A mechanical float assembly, not shown, is located in the recovery tank to turn off the vacuum motor when the recovery tank is full. This prevents overflows of dirty solution from the recovery tank. A drain 78 is connected to the recovery tank to allow easy draining of the dirty solution. A drain valve 80 opens and closes the passageway from the recovery tank to the drain.
The cleaning wand 36 has a handle 82 that can be gripped by the operator to help move the wand back and forth across the floor surface. The cleaning wand 36 has a vacuum conduit 88 with a vacuum conduit connector 84 on end 47 and the cleaning head 38 on the other end. A vacuum shoe 90 is formed on the cleaning head and the vacuum shoe defines an elongate leading edge 92 and an elongate trailing edge 94. The cleaning wand 36 also has a cleaning solution conduit 96 with a cleaning solution conduit connector on end 86. On the opposite end 110 of the cleaning solution conduit 96 is a right branching conduit 98 in fluid communication with a right spray nozzle 100 and a left branching conduit 102 in fluid communication with a left spray nozzle 104. Cleaning solution spray 27 leaves the spray nozzles and contacts the floor surface.
The prior art carpet extractor 22 operates as follows. The solution tank is filled with water and a cleaning agent to form the cleaning solution. The extractor is taken to a carpeted floor for cleaning. The operator plugs in the machine power cord and for a heated unit the heater power cord. At least one vacuum pump is turned on and at least one solution pump is turned on. The operator moves the wand back and forth across the carpeted floor, and depresses the handle of the cleaning solution valve to selectively spray cleaning solution through the nozzles, as needed onto the carpeted floor surface. The cleaning solution travels from the solution tank, through the pump, through the flexible cleaning solution conduit, the wand and ultimately to the nozzles. Generally, the operator sprays some cleaning solution on the carpeted surface and then moves the wand back and forth to pick up the dirty solution.
In other words, the spray is generally not in constant use. However, negative pressure is constantly pulled on the vacuum shoe to pick up the dirty solution. The vacuum pump creates the negative pressure or suction in the recovery tank. The negative pressure, sometimes referred to in the industry as vacuum, is pulled on the flexible vacuum conduit, the wand and ultimately the vacuum shoe 90. This pulls the dirty solution from the carpeted floor back to the recovery tank. So the method is typically as follows: spray a little cleaning solution on the carpeted floor surface while moving the wand back and forth, stop spraying and continue moving the wand back and forth to vacuum up the dirty solution. The operator then moves to another carpeted area and repeats the process. The carpeted floor surface is then left to dry and is thereafter vacuumed using a conventional vacuum cleaner, not this prior art carpet extractor. Those skilled in the art are familiar with conventional carpet extractors such as the apparatus described above.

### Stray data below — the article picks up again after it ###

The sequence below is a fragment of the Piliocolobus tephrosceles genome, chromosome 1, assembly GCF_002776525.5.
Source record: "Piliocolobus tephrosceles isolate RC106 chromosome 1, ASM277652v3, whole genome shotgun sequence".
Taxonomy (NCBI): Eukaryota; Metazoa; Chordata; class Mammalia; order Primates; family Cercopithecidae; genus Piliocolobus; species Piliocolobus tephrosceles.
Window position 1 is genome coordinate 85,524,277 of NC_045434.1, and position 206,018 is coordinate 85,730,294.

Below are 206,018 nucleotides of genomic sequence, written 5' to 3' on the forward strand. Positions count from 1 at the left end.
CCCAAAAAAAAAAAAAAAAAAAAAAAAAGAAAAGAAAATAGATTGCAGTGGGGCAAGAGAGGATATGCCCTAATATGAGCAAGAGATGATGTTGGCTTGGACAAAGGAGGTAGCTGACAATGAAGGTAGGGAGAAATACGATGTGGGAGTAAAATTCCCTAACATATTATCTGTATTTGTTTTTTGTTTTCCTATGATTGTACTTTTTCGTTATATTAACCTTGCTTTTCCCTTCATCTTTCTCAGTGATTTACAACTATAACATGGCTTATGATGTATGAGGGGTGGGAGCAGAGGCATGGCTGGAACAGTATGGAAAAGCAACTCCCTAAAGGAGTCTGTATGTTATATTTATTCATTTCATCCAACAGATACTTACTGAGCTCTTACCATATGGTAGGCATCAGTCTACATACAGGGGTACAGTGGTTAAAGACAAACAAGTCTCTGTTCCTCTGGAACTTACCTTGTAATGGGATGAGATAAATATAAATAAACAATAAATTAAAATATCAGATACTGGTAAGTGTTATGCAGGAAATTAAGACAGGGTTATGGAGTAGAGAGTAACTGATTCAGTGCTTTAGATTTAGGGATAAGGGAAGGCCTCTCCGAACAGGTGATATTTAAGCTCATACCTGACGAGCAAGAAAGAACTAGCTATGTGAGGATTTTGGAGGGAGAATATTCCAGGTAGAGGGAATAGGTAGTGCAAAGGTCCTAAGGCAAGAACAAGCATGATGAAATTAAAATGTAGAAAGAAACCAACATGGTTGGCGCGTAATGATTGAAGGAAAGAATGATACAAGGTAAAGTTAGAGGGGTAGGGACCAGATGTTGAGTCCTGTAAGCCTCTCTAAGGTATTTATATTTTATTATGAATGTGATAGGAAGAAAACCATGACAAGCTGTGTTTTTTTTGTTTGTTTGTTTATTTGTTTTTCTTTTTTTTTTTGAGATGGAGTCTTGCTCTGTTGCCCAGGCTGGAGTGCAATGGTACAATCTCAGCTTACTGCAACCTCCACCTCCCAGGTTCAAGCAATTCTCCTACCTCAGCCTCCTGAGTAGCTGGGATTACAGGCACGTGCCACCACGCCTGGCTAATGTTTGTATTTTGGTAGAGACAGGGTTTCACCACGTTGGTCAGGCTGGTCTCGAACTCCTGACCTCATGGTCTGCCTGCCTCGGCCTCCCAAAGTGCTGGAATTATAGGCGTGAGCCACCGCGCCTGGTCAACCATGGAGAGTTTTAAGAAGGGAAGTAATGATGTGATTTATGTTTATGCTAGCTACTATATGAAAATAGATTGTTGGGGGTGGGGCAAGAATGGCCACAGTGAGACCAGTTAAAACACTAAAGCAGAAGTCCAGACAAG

Referring now to
A plurality of brushes 148 are attached to the rear bar 126. These bristles may be offset for greater cleaning effect. A spray slot 150 is formed between the middle bar 124 and the rear bar 126. The cleaning solution which is sprayed from the nozzles 100 and 104 passes through the spray slot 150 to contact the hard surfaced floor. A vacuum slot 151 is formed between the middle bar 124, the front bar 122, the left side wall 128 and the right side wall 130. The vacuum slot 151 is shaped and arranged to slip over and grip the vacuum shoe 90 of the cleaning head 38. A left aperture 152 is formed in the rear bar 126 on the side near the left side panel 128 and a right aperture 154 is formed in the rear bar 126 on the side near the right side panel.
Referring now to
A left spring 156 forms a lower end 158 for engagement with left aperture 152 and an upper end 160 for engagement with the left branching conduit 102. The right spring 162 forms a lower end 164 for engagement with right aperture 154 and an upper end 166 for engagement with the right branching conduit 98. These springs are helpful, but not essential to keep the removable tool 120 secured to the head of the cleaning wand. If the tolerances are kept to a minimum the grip of the vacuum shoe by the first bar, the middle bar, the left sidewall and the right sidewall will hold the tool 120 on the head of the cleaning wand.
Referring now to
When the tool 120 is slipped over the cleaning head 38 of the cleaning wand 36, the apparatus is ready to clean a hard surface floor 170 as shown in
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|Citing Patent||Filing date||Publication date||Applicant||Title|
|US9044131||Oct 18, 2012||Jun 2, 2015||Michele Pence||Multipurpose grout cleaning apparatus|
|CN104321001A *||Feb 14, 2013||Jan 28, 2015||坦南特公司||Surface maintenance vehicle with quick release squeegee assembly|
|U.S. Classification||15/322, 15/401, 15/245|
|Cooperative Classification||A47L11/34, A47L9/06, A47L9/0613, A47L11/4088, A47L11/4044|
|European Classification||A47L11/40N6, A47L11/40F6, A47L9/06, A47L11/34, A47L9/06B2|
|Oct 5, 2005||AS||Assignment|
Owner name: ALTO U.S. INC., ARKANSAS
Free format text: ASSIGNMENT OF ASSIGNORS INTEREST;ASSIGNORS:STUTHERS, BILLY JOE;ROWAN, LEONARD WAYNE;WRIGHT, SHAWN;AND OTHERS;REEL/FRAME:016622/0369
Effective date: 20051003
|Jan 5, 2010||CC||Certificate of correction|
|Apr 3, 2012||AS||Assignment|
Owner name: NILFISK-ADVANCE, INC., MINNESOTA
Free format text: MERGER;ASSIGNOR:ALTO U.S. INC.;REEL/FRAME:027992/0412
Effective date: 20091231
|Jun 28, 2013||REMI||Maintenance fee reminder mailed|
|Nov 17, 2013||LAPS||Lapse for failure to pay maintenance fees|
|Jan 7, 2014||FP||Expired due to failure to pay maintenance fee|
Effective date: 20131117